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A plastic-eating enzyme could tackle polyester clothing waste

By Don-Alvin Adegeest


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Image via Unsplash

Polyester, a fast fashion staple, accounts for 60 percent of worn clothing. It also makes for a disproportionately high garment that ends up in landfill each year.

Polyester, a consumer plastic, is made from polyethylene terephthalate (PET). Despite its unsustainable properties, the popularity and demand for polyester is extremely high.

New research from the University of Portsmouth is aiming to counter the environmental devastation caused by polyester textiles. The university’s Centre for Enzyme Innovation is is aiming to develop an enzyme that can effeciently ‘eat’ polyester textiles and clothing.

Professor Andy Pickford, Director of the Centre for Enzyme Innovation at the University of Portsmouth said: We want a system that uses plastic in the same way we use glass or tine cans – infinitely recycled. The ultimate aim is to close the loop – however, this requires not only the technology but also the will to do so.”

“Our research will establish the feasibility of using enzymes to deconstruct the PET in waste textiles into a soup of simple building blocks for conversion back into new polyesters, thus reducing the need to produce virgin PET from fossil-fuel based chemicals. This will enable a circular polyester textiles economy and ultimately reduce our dependence on taking oil and gas out of the ground.”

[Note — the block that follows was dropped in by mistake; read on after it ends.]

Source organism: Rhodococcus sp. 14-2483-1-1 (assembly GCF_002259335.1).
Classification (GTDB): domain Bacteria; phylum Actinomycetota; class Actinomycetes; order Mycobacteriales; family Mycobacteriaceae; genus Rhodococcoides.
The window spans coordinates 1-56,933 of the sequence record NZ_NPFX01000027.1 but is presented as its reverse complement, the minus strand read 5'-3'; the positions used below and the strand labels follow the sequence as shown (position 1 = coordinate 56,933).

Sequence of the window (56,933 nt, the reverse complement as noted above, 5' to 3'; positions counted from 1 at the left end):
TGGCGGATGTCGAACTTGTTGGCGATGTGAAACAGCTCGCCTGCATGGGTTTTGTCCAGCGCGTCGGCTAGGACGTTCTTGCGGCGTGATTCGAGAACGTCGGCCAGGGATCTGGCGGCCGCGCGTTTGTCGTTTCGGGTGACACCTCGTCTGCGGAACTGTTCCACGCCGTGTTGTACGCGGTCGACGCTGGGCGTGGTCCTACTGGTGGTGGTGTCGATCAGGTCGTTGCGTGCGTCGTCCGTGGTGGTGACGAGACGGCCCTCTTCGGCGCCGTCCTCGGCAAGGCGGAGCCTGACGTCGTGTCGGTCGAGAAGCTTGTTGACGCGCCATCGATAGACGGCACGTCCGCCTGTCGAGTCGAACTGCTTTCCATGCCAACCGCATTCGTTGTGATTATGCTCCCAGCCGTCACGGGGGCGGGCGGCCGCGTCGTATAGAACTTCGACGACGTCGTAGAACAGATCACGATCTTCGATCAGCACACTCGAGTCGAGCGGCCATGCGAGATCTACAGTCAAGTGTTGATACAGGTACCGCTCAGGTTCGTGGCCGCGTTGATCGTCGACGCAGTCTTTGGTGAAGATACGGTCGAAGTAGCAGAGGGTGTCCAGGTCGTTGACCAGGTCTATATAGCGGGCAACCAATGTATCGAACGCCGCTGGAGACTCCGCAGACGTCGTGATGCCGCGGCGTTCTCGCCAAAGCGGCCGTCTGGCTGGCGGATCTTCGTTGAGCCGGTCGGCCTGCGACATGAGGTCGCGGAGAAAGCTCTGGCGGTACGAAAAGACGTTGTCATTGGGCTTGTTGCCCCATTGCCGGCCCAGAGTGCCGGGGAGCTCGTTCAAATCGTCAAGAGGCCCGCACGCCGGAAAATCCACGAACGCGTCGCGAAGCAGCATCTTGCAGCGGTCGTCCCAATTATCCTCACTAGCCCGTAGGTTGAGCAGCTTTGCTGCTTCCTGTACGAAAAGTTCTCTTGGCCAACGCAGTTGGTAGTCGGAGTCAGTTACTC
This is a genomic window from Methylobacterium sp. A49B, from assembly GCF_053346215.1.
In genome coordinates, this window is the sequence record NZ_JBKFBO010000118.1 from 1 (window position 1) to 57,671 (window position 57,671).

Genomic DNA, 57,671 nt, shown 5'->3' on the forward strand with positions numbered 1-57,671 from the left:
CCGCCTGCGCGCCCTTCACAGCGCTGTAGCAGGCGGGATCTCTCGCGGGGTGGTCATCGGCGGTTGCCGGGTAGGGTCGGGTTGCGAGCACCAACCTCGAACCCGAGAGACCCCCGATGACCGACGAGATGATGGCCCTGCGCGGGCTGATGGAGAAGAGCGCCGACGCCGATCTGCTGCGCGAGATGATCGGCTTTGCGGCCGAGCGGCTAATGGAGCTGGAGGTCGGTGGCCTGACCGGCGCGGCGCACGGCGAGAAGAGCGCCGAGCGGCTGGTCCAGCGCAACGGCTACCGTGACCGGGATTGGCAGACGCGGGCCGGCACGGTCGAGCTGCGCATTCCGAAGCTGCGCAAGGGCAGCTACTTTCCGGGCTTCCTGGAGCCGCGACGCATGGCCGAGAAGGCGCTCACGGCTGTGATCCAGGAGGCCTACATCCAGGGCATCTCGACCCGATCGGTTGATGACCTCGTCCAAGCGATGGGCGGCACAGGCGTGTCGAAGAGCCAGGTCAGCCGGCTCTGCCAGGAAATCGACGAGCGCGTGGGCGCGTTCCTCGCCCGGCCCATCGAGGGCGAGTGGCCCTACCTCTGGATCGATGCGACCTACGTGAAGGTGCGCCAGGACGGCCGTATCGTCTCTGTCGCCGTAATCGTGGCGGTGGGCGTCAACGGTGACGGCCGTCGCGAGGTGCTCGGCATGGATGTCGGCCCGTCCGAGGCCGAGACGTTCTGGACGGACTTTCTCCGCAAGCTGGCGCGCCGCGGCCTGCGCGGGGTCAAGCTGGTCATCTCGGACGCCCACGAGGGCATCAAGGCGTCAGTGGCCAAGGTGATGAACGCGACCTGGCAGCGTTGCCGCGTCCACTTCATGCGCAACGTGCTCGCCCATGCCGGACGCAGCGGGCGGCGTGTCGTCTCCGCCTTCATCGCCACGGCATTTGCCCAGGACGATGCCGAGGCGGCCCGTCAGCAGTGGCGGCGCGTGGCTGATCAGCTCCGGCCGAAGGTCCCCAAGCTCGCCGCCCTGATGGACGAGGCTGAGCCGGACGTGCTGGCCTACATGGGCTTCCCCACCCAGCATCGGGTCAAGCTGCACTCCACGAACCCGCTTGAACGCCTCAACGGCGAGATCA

Clothing garments have a low rate of recycling

The university acknowledges that clothing has some of the lowest rates of recycling, with much of it being incinerated or ending up in landfill. Whilst it is possible to turn good quality oil-based textiles into carpets and other products, current recycling methods are highly energy intensive. Scientists hope that enzymes developed at the University of Portsmouth will help them create a environmentally-friendly circular economy for plastic based clothing.

Statistics from the European Parliament show the amount of clothes bought in the EU per person has increased by 40 percent since 1996, following a sharp fall in prices, which has reduced the life span of clothing. Europeans use nearly 26 kilos of textiles and discard about 11 kilos of them every year. Used clothes can be exported outside the EU, but are mostly (87 percent) incinerated or landfilled.

Globally less than 1 percent of clothes are recycled as clothing, partly due to inadequate technology.

Article source: Portsmouth University. For more information visit www.port.ac.uk

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